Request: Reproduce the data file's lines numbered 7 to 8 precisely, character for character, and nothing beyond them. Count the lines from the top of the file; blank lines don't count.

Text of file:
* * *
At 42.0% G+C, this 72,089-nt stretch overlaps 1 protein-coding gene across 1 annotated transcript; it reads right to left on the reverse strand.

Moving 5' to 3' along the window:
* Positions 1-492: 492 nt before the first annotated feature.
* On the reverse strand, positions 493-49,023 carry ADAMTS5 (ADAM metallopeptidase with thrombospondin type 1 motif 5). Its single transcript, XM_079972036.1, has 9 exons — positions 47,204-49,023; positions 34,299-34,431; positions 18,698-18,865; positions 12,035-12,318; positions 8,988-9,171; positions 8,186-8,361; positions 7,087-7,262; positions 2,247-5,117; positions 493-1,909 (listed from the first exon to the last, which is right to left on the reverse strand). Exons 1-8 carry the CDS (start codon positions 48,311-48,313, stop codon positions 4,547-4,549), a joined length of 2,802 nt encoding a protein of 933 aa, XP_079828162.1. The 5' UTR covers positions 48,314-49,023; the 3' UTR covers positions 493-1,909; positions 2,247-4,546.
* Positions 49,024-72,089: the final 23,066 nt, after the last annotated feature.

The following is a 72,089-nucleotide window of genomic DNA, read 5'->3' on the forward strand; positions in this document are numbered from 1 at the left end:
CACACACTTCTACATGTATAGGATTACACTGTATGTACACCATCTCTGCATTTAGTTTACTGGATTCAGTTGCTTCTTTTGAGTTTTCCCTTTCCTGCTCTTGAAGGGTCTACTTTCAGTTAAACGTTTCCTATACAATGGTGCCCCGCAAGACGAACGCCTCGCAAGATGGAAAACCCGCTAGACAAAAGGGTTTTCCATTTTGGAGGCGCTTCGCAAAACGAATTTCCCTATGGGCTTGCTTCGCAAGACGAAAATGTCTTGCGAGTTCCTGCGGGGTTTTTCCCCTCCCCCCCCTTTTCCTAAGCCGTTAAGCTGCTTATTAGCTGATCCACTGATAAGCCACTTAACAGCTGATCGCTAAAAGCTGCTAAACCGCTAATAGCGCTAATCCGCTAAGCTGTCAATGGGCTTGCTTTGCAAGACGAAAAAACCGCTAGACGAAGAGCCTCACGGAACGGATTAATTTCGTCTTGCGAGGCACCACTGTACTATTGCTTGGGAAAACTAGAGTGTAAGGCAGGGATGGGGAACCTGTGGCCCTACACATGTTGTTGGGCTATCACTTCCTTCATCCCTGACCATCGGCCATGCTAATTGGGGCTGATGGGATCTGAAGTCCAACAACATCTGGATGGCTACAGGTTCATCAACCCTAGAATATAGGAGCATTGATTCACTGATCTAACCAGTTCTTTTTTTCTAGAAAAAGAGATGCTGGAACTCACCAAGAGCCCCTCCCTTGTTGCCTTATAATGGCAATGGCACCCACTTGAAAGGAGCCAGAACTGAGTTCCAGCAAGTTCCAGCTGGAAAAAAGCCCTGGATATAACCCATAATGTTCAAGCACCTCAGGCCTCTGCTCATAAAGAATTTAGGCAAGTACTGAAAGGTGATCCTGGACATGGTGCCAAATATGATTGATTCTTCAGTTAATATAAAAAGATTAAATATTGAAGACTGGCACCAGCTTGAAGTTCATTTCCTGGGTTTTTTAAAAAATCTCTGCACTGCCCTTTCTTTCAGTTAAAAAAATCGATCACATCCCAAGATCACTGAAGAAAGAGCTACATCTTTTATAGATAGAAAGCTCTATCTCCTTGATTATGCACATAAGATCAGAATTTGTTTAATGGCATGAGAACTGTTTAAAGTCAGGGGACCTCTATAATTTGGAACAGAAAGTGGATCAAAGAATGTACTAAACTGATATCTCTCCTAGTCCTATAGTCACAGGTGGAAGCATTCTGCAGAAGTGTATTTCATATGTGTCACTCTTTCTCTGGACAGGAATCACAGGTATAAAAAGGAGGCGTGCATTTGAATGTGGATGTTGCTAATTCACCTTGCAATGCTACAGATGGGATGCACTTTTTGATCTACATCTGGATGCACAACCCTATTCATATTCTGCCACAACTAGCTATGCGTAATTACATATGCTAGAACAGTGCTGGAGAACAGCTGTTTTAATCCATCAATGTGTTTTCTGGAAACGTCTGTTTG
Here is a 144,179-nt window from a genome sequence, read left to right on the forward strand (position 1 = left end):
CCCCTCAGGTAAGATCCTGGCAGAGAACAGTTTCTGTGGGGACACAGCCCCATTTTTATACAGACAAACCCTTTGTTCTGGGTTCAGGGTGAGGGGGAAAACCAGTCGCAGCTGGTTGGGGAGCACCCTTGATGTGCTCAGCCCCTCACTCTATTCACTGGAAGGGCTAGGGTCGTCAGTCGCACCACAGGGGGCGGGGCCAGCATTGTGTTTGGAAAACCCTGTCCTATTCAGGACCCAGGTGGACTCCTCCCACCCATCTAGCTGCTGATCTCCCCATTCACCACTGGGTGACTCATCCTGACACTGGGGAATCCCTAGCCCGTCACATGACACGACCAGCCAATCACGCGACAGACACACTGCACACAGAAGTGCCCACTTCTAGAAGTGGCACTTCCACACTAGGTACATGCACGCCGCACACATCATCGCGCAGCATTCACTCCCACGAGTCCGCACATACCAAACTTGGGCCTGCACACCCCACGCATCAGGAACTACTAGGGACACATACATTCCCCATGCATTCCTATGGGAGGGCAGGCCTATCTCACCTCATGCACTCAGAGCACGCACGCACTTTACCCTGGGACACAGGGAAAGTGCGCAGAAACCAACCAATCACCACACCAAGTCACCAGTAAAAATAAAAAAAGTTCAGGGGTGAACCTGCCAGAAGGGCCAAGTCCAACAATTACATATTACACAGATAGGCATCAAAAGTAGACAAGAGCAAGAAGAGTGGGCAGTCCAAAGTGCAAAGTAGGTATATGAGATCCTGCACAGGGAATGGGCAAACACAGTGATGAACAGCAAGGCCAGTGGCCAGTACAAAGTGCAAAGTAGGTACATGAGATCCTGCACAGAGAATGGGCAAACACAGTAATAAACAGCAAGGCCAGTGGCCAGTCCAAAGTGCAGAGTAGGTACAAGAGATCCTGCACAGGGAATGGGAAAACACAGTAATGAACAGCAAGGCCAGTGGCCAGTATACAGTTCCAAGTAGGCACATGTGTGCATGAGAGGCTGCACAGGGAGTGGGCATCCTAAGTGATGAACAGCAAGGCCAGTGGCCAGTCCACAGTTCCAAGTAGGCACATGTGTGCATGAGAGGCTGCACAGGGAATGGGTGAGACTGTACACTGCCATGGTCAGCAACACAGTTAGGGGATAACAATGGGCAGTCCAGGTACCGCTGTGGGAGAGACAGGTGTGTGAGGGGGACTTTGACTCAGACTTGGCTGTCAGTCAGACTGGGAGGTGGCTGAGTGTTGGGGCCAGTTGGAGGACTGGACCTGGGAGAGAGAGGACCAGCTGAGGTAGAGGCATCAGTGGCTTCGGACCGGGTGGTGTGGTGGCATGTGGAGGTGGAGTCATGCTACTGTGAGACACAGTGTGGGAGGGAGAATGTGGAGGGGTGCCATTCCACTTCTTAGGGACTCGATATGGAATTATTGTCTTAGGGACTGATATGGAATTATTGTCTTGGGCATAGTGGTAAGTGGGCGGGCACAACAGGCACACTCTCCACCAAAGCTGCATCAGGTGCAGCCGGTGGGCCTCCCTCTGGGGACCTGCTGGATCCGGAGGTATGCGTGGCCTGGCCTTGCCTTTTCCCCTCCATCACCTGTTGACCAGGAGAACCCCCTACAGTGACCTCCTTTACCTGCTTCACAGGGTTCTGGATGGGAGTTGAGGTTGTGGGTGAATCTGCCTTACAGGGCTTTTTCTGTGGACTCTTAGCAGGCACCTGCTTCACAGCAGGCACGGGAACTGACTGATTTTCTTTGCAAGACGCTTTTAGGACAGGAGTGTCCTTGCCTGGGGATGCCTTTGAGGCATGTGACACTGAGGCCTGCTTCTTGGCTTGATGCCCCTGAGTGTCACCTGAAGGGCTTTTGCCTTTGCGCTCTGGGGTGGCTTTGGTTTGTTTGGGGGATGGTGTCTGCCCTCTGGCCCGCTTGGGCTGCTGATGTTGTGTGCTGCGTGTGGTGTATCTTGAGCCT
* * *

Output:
CACACACTTCTACATGTATAGGATTACACTGTATGTACACCATCTCTGCATTTAGTTTACTGGATTCAGTTGCTTCTTTTGAGTTTTCCCTTTCCTGCTCTTGAAGGGTCTACTTTCAGTTAAACGTTTCCTATACAATGGTGCCCCGCAAGACGAACGCCTCGCAAGATGGAAAACCCGCTAGACAAAAGGGTTTTCCATTTTGGAGGCGCTTCGCAAAACGAATTTCCCTATGGGCTTGCTTCGCAAGACGAAAATGTCTTGCGAGTTCCTGCGGGGTTTTTCCCCTCCCCCCCCTTTTCCTAAGCCGTTAAGCTGCTTATTAGCTGATCCACTGATAAGCCACTTAACAGCTGATCGCTAAAAGCTGCTAAACCGCTAATAGCGCTAATCCGCTAAGCTGTCAATGGGCTTGCTTTGCAAGACGAAAAAACCGCTAGACGAAGAGCCTCACGGAACGGATTAATTTCGTCTTGCGAGGCACCACTGTACTATTGCTTGGGAAAACTAGAGTGTAAGGCAGGGATGGGGAACCTGTGGCCCTACACATGTTGTTGGGCTATCACTTCCTTCATCCCTGACCATCGGCCATGCTAATTGGGGCTGATGGGATCTGAAGTCCAACAACATCTGGATGGCTACAGGTTCATCAACCCTAGAATATAGGAGCATTGATTCACTGATCTAACCAGTTCTTTTTTTCTAGAAAAAGAGATGCTGGAACTCACCAAGAGCCCCTCCCTTGTTGCCTTATAATGGCAATGGCACCCACTTGAAAGGAGCCAGAACTGAGTTCCAGCAAGTTCCAGCTGGAAAAAAGCCCTGGATATAACCCATAATGTTCAAGCACCTCAGGCCTCTGCTCATAAAGAATTTAGGCAAGTACTGAAAGGTGATCCTGGACATGGTGCCAAATATGATTGATTCTTCAGTTAATATAAAAAGATTAAATATTGAAGACTGGCACCAGCTTGAAGTTCATTTCCTGGGTTTTTTAAAAAATCTCTGCACTGCCCTTTCTTTCAGTTAAAAAAATCGATCACATCCCAAGATCACTGAAGAAAGAGCTACATCTTTTATAGATAGAAAGCTCTATCTCCTTGATTATGCACATAAGATCAGAATTTGTTTAATGGCATGAGAACTGTTTAAAGTCAGGGGACCTCTATAATTTGGAACAGAAAGTGGATCAAAGAATGTACTAAACTGATATCTCTCCTAGTCCTATAGTCACAGGTGGAAGCATTCTGCAGAAGTGTATTTCATATGTGTCACTCTTTCTCTGGACAGGAATCACAGGTATAAAAAGGAGGCGTGCATTTGAATGTGGATGTTGCTAATTCACCTTGCAATGCTACAGATGGGATGCACTTTTTGATCTACATCTGGATGCACAACCCTATTCATATTCTGCCACAACTAGCTATGCGTAATTACATATGCTAGAACAGTGCTGGAGAACAGCTGTTTTAATCCATCAATGTGTTTTCTGGAAACGTCTGTTTG
Here is a 144,179-nt window from a genome sequence, read left to right on the forward strand (position 1 = left end):